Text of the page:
The Art of the Political Interview

A friend of mine passed this interesting article in the FT onto me. It argues that most political interviews these days are dull, drab affairs, and that the golden age of political interviews are long gone. This is hard to deny. Even as someone who is politically extremely engaged, I tend to find most political interviews to be milquetoast affairs of terse denials of charges and casual flinging of counter-charges. The vast majority leave us no smarter than before we began: wonkish talking points, avoidance of anything actually controversial or interesting, a chance to ‘deliver a message on X’ rather than engage in a dialogue with Y.

When speaking of such things it is customary to blame the politicians. After all, who could imagine a back and forth like Frost and Enoch Powell managed so many moons ago? And when I watch the US news shows, I do tend to find a higher quality of interview, possibly because the interviewers are more interested in exploring the subject tout court than getting a Chloe Smith-style gotcha. Even then, Meet the Press tends more often to leave one feeling hungry far more than the sneaking suspicion of being a gourmand over-indulger. And the change in host has caused a certain soul-searching this side of the Atlantic too.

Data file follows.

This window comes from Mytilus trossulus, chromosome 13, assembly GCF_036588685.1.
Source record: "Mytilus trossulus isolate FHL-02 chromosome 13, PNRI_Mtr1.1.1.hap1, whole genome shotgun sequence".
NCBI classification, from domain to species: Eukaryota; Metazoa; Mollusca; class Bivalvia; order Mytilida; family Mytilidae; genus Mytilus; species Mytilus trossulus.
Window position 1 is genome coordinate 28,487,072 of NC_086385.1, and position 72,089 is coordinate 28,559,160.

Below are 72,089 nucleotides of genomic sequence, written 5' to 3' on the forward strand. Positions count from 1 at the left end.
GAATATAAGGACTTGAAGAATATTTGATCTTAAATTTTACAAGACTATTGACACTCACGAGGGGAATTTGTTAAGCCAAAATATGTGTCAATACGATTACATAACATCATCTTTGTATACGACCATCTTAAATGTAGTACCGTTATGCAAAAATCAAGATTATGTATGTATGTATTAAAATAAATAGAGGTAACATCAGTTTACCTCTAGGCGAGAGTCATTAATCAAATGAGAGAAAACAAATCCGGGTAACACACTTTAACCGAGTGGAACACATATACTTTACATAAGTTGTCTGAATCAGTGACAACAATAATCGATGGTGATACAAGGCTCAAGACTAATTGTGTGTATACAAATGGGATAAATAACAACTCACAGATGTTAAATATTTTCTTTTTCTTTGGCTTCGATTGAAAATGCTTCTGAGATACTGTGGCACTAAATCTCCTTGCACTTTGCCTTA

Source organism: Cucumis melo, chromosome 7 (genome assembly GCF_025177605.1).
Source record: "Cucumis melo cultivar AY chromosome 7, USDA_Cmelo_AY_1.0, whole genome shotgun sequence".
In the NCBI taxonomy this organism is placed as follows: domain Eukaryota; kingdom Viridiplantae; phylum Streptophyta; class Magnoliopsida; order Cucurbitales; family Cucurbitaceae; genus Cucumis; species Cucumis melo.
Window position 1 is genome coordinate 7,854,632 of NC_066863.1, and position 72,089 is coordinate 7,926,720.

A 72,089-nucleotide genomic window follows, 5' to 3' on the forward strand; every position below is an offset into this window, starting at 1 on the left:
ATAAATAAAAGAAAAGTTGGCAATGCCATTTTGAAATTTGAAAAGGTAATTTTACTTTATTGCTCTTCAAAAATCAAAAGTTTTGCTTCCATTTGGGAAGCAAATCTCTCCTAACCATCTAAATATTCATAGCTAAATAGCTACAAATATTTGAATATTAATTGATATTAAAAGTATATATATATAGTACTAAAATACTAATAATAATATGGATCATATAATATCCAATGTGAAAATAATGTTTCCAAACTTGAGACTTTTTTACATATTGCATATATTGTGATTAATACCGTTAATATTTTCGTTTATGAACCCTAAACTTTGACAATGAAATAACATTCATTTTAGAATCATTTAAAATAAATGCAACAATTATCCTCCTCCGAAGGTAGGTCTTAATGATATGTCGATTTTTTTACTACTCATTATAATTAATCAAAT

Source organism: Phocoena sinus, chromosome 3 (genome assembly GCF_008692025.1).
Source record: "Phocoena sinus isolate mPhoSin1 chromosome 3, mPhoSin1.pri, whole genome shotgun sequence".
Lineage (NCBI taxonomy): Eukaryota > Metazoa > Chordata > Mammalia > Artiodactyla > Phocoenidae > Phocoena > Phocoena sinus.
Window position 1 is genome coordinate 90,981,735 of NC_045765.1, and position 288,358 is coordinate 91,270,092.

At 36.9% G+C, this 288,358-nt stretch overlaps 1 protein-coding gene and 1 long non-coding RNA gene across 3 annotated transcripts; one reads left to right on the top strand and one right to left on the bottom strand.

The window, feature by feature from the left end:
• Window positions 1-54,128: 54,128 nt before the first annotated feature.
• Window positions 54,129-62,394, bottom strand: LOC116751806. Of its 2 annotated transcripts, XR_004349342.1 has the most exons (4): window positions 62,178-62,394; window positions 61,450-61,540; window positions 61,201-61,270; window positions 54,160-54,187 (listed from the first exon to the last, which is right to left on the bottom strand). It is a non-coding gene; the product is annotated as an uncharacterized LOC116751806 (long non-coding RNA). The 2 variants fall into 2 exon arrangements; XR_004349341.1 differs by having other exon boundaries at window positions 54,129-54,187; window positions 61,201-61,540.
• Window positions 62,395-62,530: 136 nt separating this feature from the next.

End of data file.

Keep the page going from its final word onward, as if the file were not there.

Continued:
But the reality, as so often in these debates, is that we get the politicians we deserve. I hang around enough political circles to know that this is how most of them actually talk. In real life. As much as they may have had some kind of training in ‘message discipline’, the vast majority of MPs are actually very limited in what interests them. Procedure for moving a motion on local mayoral investiture? That’s great chat! Wrinkles in moving a writ for a bi-election when the government’s own MP has resigned? Such was an animated facebook conversation I accidentally stumbled upon.

So where are the people with ideas? Vision of the good life and how we should strike a path towards that end? What in Britain or the US is rotten? So often a heightened tolerance for the minutiae that passes for political life has to be endured if anyone interested enough can reach a point where they might publicly pontificate. People supposedly yearn for a more forthright discussion of such things but, until people vote for politicians interested in engaging with ideas, we’ll continue getting the same thin gruel.


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